USMC Training Afghan Soliders

This slide shows USMC soldiers working with Afghans in training for combat and security duties.
Some of the Marines mentored the Afghan battalion in fields outside their military occupational specialty. KC-130 pilot, Capt. Eric Brown, officer-in-charge of the mentoring team, fulfilled a spot meant for a combat arms major. Prior to landing in Afghanistan, Brown was the forward air controller for 3/24. Lance Cpl. Daniel Gierling fulfilled the job of two captains. Although an intelligence specialist by trade, Gierling was tasked to train the entire Kandak on communications as well.

Credit: I Marine Expeditionary Force, Camp Leatherneck, Afghanistan, March 27th, 2010

Chief Warrant Officer 2 Brian Sheppard, who originally deployed to Iraq as an individual augment assigned to the detention center, was transferred to Afghanistan to serve as the mentoring team operations and executive officer.

Using mostly hands-on practical application to train the soldiers, the Marines structured the Kandak to mirror the Army and Marine Corps.

“We taught them how to operate as an infantry battalion with the numbers they had,” said Sheppard. “We tried to train them to shoot, move and communicate.

The ratio between Marines and the men they mentored was 50-to-1. Brown believes the reason his team was successful is because they agreed early on that they were not going to fix problems the Afghan soldiers had. They were going to train whichever soldiers showed up whenever they showed up. Choosing not to get wrapped up around the axle, the Marines did their best to maintain composure amidst the frustrations of negligent discharges, soldiers who would go on unauthorized absence, and no sense of time. A large amount of their success is invested in personal relationships with the Afghans.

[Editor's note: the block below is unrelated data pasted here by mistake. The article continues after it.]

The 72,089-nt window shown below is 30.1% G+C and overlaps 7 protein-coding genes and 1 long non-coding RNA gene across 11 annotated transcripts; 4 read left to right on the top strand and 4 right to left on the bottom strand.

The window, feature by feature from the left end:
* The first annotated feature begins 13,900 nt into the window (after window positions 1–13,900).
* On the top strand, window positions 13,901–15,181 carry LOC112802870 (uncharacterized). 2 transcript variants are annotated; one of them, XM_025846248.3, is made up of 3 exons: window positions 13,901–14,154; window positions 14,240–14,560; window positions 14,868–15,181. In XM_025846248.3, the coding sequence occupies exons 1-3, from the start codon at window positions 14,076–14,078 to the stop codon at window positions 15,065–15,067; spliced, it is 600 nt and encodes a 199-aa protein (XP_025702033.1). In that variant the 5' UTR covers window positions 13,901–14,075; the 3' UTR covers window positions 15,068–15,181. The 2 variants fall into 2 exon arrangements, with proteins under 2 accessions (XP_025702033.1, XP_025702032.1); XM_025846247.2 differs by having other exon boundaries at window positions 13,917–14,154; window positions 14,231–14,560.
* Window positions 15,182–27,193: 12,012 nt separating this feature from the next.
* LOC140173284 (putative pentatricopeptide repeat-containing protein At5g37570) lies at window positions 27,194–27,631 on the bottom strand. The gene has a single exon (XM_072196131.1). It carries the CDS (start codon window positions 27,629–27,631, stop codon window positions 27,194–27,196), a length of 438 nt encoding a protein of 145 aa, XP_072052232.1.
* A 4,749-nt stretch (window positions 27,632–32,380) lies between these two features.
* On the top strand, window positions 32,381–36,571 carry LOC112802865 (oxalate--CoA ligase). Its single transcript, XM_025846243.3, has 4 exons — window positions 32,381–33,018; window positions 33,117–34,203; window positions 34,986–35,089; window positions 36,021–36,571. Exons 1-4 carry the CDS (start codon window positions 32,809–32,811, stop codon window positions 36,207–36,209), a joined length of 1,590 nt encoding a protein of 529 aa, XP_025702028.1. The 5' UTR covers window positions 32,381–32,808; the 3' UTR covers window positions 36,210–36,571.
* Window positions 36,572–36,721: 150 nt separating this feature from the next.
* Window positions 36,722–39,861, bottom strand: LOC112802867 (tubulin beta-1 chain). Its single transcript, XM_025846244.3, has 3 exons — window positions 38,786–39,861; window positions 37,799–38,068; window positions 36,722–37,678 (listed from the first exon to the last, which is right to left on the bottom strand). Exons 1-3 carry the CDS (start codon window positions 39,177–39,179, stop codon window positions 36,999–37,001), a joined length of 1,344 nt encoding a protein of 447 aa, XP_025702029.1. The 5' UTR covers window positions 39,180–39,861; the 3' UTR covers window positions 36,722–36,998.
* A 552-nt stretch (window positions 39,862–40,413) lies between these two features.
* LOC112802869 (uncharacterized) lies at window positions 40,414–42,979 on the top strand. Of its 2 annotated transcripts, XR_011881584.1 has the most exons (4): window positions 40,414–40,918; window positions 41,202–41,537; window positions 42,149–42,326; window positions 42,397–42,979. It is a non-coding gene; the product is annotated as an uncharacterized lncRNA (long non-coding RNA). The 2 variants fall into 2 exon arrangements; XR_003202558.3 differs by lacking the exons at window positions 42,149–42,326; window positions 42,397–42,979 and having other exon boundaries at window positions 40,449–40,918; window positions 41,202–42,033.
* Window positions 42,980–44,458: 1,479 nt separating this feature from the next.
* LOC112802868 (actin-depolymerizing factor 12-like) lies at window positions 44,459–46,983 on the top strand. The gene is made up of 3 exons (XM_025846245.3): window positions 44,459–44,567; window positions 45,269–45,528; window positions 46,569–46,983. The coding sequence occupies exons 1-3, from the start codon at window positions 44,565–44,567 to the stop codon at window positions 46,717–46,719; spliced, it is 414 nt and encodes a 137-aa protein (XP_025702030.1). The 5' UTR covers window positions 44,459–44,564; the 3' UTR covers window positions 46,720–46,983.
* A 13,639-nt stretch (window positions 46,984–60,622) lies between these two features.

• The first picture shows Sgt. Daniel Scannell, Chicago native, a motarman assigned to the embedded mentoring team for the 1st Kandak, 2nd Brigade, 215th Corps, watches closesly as an Afghan soldier fires his M-16 on the rifle range, March 27. The team is responsible for mentoring and training the Afghan army to function on their own to take over security in Helmand province.
  • The second picture shows  Sgt. Daniel Scannell, Chicago native, a motorman assigned to the mentoring team attached to the 1st Kandak, 2nd Brigade, 215th Corps, corrects an Afghan soldier on the proper handling of his M-16 while firing on the range, March 27.
  • The third photo shows Sgt. Daniel Scannell, clearing out a jam in a rifle belonging to an Afghan soldier, March 27. The team is responsible for mentoring and training the Afghan army to function on their own to take over security in Helmand province.
  • The fourth photo shows Maj. M. Yasin, Afghan national army soldier assigned to the 1st Kandak, 2nd Brigade, 215th Corps, correctsing two of his soldiers while at the rifle range, March 27.
  • The final photo shows Sgt. Daniel Scannell adjusting the firing position of an Afghan soldier at the rifle range, March 27. The team is responsible for mentoring and training the Afghan army to function on their own to take over security in Helmand province.

"If everyone is thinking alike, someone isn’t thinking."

—General George Patton Jr.

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